Some of you might remember, or maybe you’re trying to forget, that the Reds started a rookie pitcher in 110 games last season. Homer Bailey’s injury plus the trades of Johnny Cueto and Mike Leake created a perfect storm. However, Cincinnati seems to be well aware of its need for depth in the rotation and they’ve used the draft, trades, and international signings to stock pile at the position.
Given all of that depth, you might not expect the Reds to be on the market for a starter. That’s not the message that was coming out of Reds camp last week. On Friday C. Trent Rosecrans tweeted out that Bryan Price, "wouldn’t rule out adding a veteran starter later in spring, either free agent or someone cut late."
Derek and Wick have already done a good job of detailing potential free agent starters, and the current state of the starting rotation. What about the other possibility that Price mentioned? Are there any veteran pitchers likely to be cut this spring that the Reds might be interested in?
Maybe you’re thinking, "Why would the Reds want a pitcher that another team felt like they could cut?" It can be a productive strategy. This is how the Reds acquired Alfredo Simon in 2012, and he provided three above average seasons split between the rotation and the bullpen. It's a crapshoot, but signings like this occasionally work in the short term.
Most of the players below, excluding Beachy, are on minor league deals. Whether or not they all have an opt out unless they make a major league roster is unknown. However, all of these pitchers find themselves in a situation where they might be on the outside looking in at the start of the season. Could one of these veteran starters provide stability to a young Reds rotation?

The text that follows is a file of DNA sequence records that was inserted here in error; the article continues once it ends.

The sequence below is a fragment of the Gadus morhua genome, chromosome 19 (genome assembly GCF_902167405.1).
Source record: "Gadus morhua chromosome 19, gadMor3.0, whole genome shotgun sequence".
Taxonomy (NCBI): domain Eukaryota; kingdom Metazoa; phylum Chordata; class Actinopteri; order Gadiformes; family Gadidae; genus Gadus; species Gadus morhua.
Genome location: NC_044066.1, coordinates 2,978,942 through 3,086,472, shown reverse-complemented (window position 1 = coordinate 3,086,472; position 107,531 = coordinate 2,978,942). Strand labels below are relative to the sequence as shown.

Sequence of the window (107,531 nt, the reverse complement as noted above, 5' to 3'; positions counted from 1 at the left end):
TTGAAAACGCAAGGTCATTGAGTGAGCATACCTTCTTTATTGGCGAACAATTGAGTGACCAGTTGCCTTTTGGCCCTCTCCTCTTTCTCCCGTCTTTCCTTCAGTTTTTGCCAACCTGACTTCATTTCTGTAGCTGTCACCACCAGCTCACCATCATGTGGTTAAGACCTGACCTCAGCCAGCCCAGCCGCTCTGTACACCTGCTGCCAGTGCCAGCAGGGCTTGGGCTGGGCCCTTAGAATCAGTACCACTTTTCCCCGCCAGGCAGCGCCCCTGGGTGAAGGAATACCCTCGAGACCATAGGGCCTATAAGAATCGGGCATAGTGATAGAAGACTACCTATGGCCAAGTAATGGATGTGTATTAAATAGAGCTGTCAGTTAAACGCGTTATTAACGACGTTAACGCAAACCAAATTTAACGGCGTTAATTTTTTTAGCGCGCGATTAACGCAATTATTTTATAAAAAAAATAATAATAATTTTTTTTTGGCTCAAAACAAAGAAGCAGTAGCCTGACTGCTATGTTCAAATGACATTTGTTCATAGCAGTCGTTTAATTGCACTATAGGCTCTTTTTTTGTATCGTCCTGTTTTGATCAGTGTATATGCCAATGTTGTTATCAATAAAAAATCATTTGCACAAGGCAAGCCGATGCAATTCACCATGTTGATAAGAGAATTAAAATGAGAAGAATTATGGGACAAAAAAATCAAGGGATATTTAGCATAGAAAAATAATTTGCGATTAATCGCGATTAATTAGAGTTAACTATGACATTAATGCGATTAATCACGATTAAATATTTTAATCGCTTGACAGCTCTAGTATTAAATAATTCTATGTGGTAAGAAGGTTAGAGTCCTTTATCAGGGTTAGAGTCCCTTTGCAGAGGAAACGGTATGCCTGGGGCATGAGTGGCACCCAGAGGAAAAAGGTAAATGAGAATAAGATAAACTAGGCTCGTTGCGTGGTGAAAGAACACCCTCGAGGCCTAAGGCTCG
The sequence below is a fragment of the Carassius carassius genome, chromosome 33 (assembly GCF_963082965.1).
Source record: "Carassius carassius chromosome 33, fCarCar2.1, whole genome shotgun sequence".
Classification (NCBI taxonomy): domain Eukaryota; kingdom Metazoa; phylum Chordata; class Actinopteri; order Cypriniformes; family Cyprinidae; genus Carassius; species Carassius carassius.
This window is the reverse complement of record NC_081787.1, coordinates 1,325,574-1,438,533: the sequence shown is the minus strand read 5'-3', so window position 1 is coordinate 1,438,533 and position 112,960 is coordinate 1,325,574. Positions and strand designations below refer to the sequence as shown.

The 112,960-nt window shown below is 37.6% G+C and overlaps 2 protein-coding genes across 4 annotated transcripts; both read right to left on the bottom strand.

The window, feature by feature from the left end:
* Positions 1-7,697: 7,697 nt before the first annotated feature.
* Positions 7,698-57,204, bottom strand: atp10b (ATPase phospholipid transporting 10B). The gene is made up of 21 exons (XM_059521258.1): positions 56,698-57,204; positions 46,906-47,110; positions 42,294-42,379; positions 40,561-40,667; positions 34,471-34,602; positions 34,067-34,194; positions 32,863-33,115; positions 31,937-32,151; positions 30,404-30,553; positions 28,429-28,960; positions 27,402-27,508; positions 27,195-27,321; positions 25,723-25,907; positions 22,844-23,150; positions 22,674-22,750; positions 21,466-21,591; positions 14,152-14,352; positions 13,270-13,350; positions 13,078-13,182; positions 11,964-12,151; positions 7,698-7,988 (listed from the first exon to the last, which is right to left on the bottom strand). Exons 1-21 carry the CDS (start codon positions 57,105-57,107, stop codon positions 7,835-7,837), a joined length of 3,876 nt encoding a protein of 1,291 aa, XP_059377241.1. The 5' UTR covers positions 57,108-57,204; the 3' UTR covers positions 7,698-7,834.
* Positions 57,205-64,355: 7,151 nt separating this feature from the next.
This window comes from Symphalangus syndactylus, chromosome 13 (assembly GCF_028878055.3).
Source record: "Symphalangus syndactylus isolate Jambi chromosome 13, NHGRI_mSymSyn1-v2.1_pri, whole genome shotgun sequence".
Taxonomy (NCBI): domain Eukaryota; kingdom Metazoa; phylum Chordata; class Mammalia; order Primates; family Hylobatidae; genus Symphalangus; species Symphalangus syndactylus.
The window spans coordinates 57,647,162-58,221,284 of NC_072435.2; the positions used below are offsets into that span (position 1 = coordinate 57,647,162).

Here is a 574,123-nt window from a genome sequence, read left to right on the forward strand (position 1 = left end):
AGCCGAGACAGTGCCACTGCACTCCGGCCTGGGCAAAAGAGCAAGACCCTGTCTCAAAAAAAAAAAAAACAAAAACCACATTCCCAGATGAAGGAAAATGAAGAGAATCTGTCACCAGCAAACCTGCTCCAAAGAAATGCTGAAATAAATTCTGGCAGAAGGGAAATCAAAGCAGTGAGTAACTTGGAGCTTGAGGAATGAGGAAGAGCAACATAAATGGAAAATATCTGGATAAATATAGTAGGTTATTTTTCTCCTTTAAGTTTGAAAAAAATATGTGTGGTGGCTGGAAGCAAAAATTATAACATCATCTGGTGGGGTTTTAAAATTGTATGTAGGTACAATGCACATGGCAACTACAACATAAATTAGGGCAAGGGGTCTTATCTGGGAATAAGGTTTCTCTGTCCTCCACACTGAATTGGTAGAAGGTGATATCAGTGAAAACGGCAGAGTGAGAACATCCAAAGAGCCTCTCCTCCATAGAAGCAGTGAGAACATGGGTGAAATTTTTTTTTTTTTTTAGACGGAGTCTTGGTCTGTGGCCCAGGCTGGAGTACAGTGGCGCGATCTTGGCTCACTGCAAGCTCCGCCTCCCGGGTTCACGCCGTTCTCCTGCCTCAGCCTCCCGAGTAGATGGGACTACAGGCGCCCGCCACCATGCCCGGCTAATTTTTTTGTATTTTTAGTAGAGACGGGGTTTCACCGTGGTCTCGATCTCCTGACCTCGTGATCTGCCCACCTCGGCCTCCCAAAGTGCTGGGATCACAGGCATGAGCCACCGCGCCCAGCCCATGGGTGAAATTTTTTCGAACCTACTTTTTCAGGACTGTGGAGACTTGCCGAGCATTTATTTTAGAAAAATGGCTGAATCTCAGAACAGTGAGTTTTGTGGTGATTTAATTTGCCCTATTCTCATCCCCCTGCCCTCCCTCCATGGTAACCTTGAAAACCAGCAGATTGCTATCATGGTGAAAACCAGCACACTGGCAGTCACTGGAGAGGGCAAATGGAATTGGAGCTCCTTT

Kyle Kendrick - Signed a minor league deal with the Atlanta Braves
The 31-year-old Kendrick was…less than good last season in Colorado. His ERA rose to a career worst 6.32, and he led baseball with 33 home runs allowed (tied with James Shields). It is hard to get excited about a pitcher coming off of that kind of season, but you have to expect some regression with those numbers. His career HR/9 rate is 1.24 (as opposed to 2.1 in 2015). At the very least he has been an innings eater. Over the past four seasons he’s pitched at least 142 innings.
Kendrick probably won’t know his fate until late in spring training. As a part of their rebuild the Braves have stockpiled starters from ages 20-25. If some of their young producers pitch this spring, then it would make sense for Atlanta to give them the experience. It’s unlikely that Kendrick will earn a spot in the rotation, but the Braves could hang on to him for depth.
Even if he is available, it’s hard to get too excited about the idea of adding Kendrick to the mix.
Jhoulys Chacin - Signed a minor league deal with the Atlanta Braves
Chacin finds himself facing the same obstacles as Kendrick in Atlanta. If the Braves decide that they need a veteran in the rotation, it’s possible that Kendrick and Chacin could be competing against one another. Given the choice between the two, Chacin’s history suggests that he might be worth taking a flyer on if he’s available.
Chacin has shown the ability to not only be good but very good. In five out of seven years he’s been an above average pitcher by ERA+. While calling Coors Field home, he had three seasons where he held his ERA under 3.62. So why has a pitcher with this kind of potential found himself on a minor league contract? Injuries and velocity concerns have followed him the past few seasons. Specifically, he has regularly battled shoulder issues.